This I Believe

KUHF-Houston Public Radio's "This I Believe" with Billie Sue Smith

Ms. Smith has lived in Houston most of her life and she recently celebrated her 76th birthday.  During that time, she's learned a lot about human behavior.  For the last several years, Ms. Smith has worked with prison ministries trying to save souls and help the hopeless.  Ms. Smith believes deeply in what she calls "the power of change" and that's the basis for her essay.

Billie Sue Smith remembers when the Gulf Freeway was a two-lane crushed shell road.  So in her 76 years, she’s witnessed a lot of life and has seen plenty of change.  Ms. Smith admits her long life has given her a greater perspective about the passage of time.  In her work with prison ministries, she’s worked closely with inmates.  That’s allowed her to get to know these men and women by more than just their crimes and rap sheets…she has gotten to know the whole person.  Ms. Smith says many of the inmates, who’ve served long sentences, are no longer the same person who committed the crime for which they’re incarcerated.  She’s become an advocate for rehabilitation with the hope that those charged with drug crimes can receive genuine treatment for their addictions while serving the time behind bars.  

Here’s Billie Sue Smith with essay for Houston Public Radio’s This I Believe.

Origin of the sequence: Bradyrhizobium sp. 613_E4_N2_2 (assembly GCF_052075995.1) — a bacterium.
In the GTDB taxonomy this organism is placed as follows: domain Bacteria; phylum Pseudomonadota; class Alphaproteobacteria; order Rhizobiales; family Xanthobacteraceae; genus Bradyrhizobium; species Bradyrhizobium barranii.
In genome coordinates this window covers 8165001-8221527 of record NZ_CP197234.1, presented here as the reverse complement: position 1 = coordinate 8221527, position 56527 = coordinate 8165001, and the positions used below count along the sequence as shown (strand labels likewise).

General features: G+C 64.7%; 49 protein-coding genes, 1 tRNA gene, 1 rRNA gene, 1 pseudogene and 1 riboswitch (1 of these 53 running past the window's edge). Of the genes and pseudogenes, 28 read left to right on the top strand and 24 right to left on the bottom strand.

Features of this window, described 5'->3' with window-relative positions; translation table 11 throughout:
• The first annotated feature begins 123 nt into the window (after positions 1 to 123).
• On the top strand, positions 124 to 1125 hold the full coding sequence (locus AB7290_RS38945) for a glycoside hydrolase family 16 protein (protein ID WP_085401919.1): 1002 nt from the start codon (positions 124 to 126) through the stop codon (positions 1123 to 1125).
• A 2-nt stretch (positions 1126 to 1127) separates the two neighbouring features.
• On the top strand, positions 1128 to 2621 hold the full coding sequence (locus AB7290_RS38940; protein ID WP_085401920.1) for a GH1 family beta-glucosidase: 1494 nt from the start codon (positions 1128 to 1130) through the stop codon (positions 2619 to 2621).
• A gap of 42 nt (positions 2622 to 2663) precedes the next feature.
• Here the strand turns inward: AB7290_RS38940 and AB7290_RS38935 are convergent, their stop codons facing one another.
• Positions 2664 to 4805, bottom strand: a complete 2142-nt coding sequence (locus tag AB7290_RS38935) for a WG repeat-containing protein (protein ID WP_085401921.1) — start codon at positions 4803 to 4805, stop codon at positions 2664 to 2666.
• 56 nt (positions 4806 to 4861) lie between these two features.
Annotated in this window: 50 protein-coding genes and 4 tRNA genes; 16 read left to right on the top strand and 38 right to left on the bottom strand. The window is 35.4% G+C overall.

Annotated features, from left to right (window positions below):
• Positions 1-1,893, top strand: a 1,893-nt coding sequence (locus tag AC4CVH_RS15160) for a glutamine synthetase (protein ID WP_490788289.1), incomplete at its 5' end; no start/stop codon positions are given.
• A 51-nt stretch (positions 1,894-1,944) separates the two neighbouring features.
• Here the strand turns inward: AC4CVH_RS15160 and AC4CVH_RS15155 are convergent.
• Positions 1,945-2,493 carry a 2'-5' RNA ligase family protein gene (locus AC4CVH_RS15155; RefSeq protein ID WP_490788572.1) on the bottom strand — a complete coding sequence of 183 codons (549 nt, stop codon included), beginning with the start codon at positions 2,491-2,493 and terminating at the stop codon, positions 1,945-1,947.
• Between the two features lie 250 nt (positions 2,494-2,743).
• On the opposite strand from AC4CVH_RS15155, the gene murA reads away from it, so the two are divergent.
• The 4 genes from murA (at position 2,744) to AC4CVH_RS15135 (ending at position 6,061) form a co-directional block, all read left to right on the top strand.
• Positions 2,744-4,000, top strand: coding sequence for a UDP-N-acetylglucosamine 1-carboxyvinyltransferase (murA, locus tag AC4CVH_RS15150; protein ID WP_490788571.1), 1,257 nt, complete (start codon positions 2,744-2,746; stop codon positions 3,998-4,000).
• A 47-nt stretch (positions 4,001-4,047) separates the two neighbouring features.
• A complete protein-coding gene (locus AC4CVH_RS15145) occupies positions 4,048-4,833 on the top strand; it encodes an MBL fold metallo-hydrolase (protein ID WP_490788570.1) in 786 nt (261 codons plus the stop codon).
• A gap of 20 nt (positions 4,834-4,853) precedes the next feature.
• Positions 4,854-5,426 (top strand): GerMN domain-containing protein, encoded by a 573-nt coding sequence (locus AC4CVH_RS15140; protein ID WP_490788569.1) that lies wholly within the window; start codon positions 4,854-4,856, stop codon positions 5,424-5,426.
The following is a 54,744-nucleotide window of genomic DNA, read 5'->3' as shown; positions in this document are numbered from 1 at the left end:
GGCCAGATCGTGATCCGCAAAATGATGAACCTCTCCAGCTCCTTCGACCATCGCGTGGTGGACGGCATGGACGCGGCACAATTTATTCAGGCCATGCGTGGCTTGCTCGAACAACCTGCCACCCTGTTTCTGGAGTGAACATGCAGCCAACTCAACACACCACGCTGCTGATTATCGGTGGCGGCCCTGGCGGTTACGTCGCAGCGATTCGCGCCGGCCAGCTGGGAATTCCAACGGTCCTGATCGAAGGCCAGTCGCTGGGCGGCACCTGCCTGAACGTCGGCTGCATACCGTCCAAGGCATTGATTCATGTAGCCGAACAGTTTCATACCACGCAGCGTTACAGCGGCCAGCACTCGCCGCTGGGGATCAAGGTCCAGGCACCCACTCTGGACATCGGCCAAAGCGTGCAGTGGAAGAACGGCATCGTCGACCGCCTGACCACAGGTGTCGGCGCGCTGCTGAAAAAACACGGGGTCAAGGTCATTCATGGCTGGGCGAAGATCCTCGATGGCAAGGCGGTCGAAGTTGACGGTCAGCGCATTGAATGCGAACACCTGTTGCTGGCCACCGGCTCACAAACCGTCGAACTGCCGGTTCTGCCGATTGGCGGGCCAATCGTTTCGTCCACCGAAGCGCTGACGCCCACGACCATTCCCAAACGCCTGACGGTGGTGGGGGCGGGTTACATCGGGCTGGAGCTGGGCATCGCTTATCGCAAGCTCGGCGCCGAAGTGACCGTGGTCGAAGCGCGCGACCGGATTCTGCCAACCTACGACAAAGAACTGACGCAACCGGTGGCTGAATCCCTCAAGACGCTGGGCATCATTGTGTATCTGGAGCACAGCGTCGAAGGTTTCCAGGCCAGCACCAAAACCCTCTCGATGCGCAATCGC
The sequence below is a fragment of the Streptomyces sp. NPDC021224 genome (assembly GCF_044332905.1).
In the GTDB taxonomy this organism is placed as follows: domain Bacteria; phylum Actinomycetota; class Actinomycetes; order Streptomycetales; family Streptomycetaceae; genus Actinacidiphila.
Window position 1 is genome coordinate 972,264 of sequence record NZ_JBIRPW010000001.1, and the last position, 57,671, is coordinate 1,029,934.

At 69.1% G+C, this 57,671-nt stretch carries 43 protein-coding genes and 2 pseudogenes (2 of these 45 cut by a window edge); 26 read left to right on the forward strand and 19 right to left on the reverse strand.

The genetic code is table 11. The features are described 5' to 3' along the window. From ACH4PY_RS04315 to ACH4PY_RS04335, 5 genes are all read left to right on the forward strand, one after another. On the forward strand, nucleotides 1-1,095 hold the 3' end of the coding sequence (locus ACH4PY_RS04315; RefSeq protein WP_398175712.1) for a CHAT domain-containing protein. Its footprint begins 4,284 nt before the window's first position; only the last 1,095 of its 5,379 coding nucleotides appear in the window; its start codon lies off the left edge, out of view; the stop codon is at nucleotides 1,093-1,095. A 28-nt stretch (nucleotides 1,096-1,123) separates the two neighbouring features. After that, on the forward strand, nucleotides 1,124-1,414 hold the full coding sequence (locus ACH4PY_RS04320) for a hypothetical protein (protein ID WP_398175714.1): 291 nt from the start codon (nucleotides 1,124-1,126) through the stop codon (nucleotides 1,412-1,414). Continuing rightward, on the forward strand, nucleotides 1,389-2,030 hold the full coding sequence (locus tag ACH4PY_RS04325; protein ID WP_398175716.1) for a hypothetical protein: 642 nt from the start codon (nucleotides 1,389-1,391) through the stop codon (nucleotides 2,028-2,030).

“The Power of Change”

“I have been involved in prison ministry for many years.  I’ve served on the board and been a Chapter Chairperson of the Texas Inmate Families Association and a member of the Texas Association of X-Offenders.  I have met and corresponded with many incarcerated people over the years, and come to know some of them very well.

One of the profoundest truths to emerge from my experiences with the Criminal Justice System is that people can, and do, change.  Which of us over 40 can’t look back on our lives and identify numerous changes we’ve undergone?  I don’t mean the obvious, superficial changes of appearance or age or physical fitness, but the substantial changes in perspective, maturity, and wisdom.

Prison is like being in suspended animation.  The prisoners notice things that those of us going about life in the free world don’t have time for.  As Hugo said, a month of a prisoner’s year is like an hour of his day.  Thus, prison acts as a great focusing lens, giving new meaning to self-reflection and introspection.

Of course, there’s a purpose and place for punishment, but just as a parent may spank a child only until the child cries, there is a point beyond which punishment becomes counterproductive torture.

Morgan Freeman’s character in the movie “The Shawshank Redemption” told the parole board after 20 years in prison; “I’m not the same young man who came to prison.”  That statement is poignantly true for many in prison today. Their crimes are so far in the past that the reasons, if not the facts, have faded from memory.

I believe it’s time for a new Age of Enlightenment, where America puts into practice its professed Christian tenets of mercy and forgiveness.  Many have written how the human spirit can be destroyed but never defeated.  The spirits of many sincerely repentant people are locked away in our prisons, and it’s time we stopped wasting them.

I believe in the power of change, and it gives me hope that our society will change for the better.  This I believe.”